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Reviews 119 recall that the freedom to which Kazantzakis' famous epitaph alludes is freedom in the Buddhist sense of the word, that is, non-existence. Buddha is truly Kazantzakis' swan song. George Thaniel University of Toronto George Thaniel, Homage to Byzantium. The Life and Work of Nikos Gabriel Pentzikis. St. Paul, Minn.: The North Central Publishing Company. 1983. Pp. xi + 155. $15.50. Mr. Thaniel has set himself a daunting task: to present to the North American reader—and by extension the English reader in general—a writer who is virtually unknown outside Greece and who even in Greece itself has only relatively recently been read and esteemed by more than a small circle of readers. To add to the difficulty , although Pentzikis has written a considerable body of prose and poetry, only a single chapter of one of his books of essays has been translated into English, and only half a dozen of his poems. The latter have been excellently translated by Kimon Friar and are to be found in his monumental volume, Modern Greek Poetry (New York: Simon and Schuster, 1973): they do in fact constitute the best introduction to Pentzikis' complex genius that is to be found in English in terms of his own actual writing. How, then, does one set about making such an inaccessible author (except to those who know Greek) coherent to a foreign public that cannot pursue its exploration of his world by turning to anything more than this bare minimum of translation? Mr. Thaniel's method is to take one on a guided chronological and thematic tour of Pentzikis' life and work. "Home is where one starts from," so we are given first a picture of Thessaloniki which, as well as being Pentzikis' birthplace and place of residence for the greater part of his life, is also for him far more than its merely physical structure, just as its history is also far more than a sequence of merely terrestrial or temporal events; for it is the scene of the epiphany of two figures—St. Demetrius and St. Gregory Palamas—who occupy a dominant position in Pentzikis' mythical landscape, and so its true identity is to be discerned in its hierohistory, the only history that in any case really counts for Pentzikis. Having been given this essential introduction, we are then led through the successive stages of Pentzikis' spiritual development 120 Reviews and literary career (the two of course interpenetrating), starting with the years prior to the Second World War, when Pentzikis, along with other contemporary Greek intellectuals, was trying to assimilate some of the wider perspectives of modern western literature into the somewhat narrow, almost parochial world of Greek letters; through his gradual recognition that the living springs of Greek self-identity and inspiration are to be found only in Greece's Orthodox Christian heritage, especially as this is manifest in the Byzantine world (hence the title of this book); down to the present day, when Pentzikis' creative activity, in poetry, prose and painting, continues unabated and with a richness that reflects the maturation of a vision in which God and man, saints and sinners, the dead and the living, angels and the most humble examples of the flora and fauna of this world all participate in a liturgy that is as concrete as it is diversified. Finally, we are given an account of Pentzikis' conception of art and of his views on other writers, Greek and non-Greek, as well as of his own reception by Greek critics. Each stage in this spiritual and literary journey is illustrated by excerpts, translated into English, from Pentzikis' oeuvre, and a Selected Bibliography and an Index close the book. What emerges from all this? First of all, there is the living man whose almost Blake-like vision is so all-embracing that the most humdrum, the most minute particulars of existence bear witness to the majesty of the Divine; the Orthodox Christian who is also Platonic not because—to use his own words—he holds and raises high in his hands a form of the Athenian philosopher but because he is as though baptized in the everflowing waters where the pebbles and shells...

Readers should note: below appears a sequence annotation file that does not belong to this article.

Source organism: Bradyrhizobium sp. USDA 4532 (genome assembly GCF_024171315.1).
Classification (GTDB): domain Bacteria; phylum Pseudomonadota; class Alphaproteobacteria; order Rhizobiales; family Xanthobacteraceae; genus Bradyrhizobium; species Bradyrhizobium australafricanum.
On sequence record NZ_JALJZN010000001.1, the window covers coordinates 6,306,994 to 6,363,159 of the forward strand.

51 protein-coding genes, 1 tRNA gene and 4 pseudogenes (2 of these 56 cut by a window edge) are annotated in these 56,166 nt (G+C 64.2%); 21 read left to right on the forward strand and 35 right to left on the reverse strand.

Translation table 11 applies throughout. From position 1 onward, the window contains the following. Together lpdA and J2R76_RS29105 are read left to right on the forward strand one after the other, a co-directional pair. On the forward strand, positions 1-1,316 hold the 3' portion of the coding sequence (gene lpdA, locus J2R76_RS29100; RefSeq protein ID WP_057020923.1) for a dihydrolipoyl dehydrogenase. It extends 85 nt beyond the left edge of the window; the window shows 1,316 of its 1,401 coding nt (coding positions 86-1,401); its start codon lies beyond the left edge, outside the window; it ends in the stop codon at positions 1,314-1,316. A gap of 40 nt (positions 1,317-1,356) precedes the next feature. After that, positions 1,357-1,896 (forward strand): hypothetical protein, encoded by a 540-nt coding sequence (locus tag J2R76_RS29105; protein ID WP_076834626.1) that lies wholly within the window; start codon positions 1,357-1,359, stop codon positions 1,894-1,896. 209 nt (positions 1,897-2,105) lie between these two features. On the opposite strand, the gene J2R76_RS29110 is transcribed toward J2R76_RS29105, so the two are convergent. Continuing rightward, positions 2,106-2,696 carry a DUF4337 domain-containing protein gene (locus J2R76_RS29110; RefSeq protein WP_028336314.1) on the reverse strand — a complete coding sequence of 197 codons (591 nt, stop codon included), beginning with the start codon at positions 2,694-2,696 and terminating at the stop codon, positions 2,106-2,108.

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pp. 119-120
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